Here for download are 2 versions of "Walking" in a zip file. One is the 7" single version and one is the album version. They were recorded at different sessions and don't have the same production values. The 7" single mix is very polished and the album version sounds almost like a live recording.
They are in a zip file with a password: http://tommixmusic.blogspot.com/
Both songs have been on CD as mentioned - originally the album version was slightly longer than the 7" single mix but for this download I have reversed the positions and extended the 7" single mix and edited the album mix. Enjoy!
S.C.R.A. had the bristling Top 10 hit "Roly Poly" in early 1972 and then went quiet for a while. They bounced back with "Our Ship" in late 1972 and by this time had changed from M-7 records to Atlantic. This single was more jazz influenced than the rollicking big band sound they had established.
Their first single "C.C.Rider" (also on this blog) was a rock track and this song bore no resemblance to their "Roly Poly" era. Maybe because they tried so many styles the radio DJs couldn't put them into a particular niche for selling to the public.
The single of "C.C.Rider" is available at download No.56 - type 56 in the search facility box and scroll down the page to this second item...
Here for download is the mono single mix of "Our Ship":
"Dance You Fool, Dance" came out in 1979 as the b-side of the single of "Ooh Child" - a lovely song which listeners were not into at the time of release. Radio DJs turned it over and played "Dance You Fool, Dance"as it was more accessible for the average punter and showed off Marcia's dynamic range and vocal capabilities. It got to #46 nationally and sold well in Adelaide. In 1980 the "Ooh Child" / "Dance You Fool, Dance" single was released in the UK (see label above).
Marcia Hines, was sharing the credits with a singing couple she was trying to help crack the local market - Terry Young and Monalisa. They eventually had singles released under their own names.
The single edit of "Dance You Fool, Dance" has not been issued on CD, only the longer album cut.
Here for download is the single edit of "Dance You Fool, Dance":
Sherbet had a big pop career spanning many years. Their singles were glossy and well produced. One of the 1974 singles, "So Glad You're Mine", has been ignored by the compilers as the original single version hasn't yet been issued on CD.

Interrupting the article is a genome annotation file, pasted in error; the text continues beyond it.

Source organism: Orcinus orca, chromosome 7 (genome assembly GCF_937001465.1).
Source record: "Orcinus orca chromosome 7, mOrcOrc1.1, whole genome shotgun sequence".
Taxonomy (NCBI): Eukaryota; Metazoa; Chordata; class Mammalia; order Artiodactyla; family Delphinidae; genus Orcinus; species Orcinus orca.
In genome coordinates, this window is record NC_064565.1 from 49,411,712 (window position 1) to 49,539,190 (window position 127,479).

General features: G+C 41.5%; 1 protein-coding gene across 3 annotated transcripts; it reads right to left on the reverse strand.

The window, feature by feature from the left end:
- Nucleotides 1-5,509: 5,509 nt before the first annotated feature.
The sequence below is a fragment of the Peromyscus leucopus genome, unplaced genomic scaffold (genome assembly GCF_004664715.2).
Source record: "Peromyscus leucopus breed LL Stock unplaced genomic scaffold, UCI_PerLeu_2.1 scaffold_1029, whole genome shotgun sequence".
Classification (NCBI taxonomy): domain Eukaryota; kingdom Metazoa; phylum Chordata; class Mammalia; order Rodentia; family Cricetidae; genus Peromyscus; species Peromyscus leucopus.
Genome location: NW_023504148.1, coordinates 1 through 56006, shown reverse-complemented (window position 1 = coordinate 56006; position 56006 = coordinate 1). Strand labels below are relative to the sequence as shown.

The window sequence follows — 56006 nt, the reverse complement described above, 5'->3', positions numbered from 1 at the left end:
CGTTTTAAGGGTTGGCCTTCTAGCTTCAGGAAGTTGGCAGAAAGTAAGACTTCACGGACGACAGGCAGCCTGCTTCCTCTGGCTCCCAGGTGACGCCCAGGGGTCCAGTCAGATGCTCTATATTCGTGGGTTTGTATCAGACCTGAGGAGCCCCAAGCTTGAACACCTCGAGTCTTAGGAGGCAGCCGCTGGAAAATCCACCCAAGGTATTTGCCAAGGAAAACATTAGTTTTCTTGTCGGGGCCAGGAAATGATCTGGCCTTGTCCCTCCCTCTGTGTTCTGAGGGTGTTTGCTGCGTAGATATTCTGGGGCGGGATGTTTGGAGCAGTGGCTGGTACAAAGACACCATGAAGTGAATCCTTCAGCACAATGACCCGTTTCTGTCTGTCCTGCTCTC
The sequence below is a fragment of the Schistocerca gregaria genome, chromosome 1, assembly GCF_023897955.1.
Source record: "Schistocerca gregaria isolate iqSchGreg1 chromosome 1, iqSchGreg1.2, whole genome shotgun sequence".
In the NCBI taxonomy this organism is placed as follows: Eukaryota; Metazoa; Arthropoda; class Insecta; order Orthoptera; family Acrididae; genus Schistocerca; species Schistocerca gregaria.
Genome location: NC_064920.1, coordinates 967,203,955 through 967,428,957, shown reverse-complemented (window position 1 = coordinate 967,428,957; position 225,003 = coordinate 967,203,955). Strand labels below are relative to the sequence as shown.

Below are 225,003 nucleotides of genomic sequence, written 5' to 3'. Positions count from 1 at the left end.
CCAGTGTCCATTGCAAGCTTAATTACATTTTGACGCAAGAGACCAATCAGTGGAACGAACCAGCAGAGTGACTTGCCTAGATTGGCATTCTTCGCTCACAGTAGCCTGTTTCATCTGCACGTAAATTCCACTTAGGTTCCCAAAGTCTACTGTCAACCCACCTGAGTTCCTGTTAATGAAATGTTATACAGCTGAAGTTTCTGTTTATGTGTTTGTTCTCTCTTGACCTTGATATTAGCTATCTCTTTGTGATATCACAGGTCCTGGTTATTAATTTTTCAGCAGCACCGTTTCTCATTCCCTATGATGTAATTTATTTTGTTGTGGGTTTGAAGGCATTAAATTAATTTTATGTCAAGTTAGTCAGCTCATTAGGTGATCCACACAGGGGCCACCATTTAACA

There were 3 versions made: One was the original album version running 3:35 mins which shows up on CDs all the time - strangely, it was not issued on a vinyl album for some time after another re-make version was issued. There was an edited mix of the first version called the single mix running 2:49 mins (shown above) and the third one was a new re-make which was issued on their next vinyl album.
According to notes from the Sherbet CD anthology the group were not happy with the first version as Darryl had a bad cold and hit a few raw notes...so they did the re-make to remedy this situation. It confused the buying public as the next album they issued didn't have the single version on it.
I always liked the first version, warts and all, as it sounds more immediate and catchy.
Here for download is a 12" Tom Mix of "So Glad You're Mine" (extended from the first single version):
The Executives last few singles were on the Polydor label. One of them was "Tinker, Tailor". Its flip was called "Songs Of Love".
There is a Brisbane-based fan group who are compiling all the singles by The Executives and recently I contributed this flip side to their forthcoming compilation. It is a very scratchy old single but I've done my best to clean it up for them...and also place here for you.
Here for download is "Songs Of Love":
1973 novelty song, "I Love A Sunburnt Football", has been released on CD a couple of times but the CD versions are remakes. Frankie's work pops up now and again on compilations but he has never had a complete Greatest Hits or Anthology compiled and many of his old singles have never been on CD.
For downloading are 2 versions of "I Love A Sunburnt Football", the first is from CD and is a credible remake where Frankie plays all the characters:
The second download is the original vinyl Top 40 hit version of "I Love A Sunburnt Football" which has an uncredited female performer doing the piece about a football-loving grandma: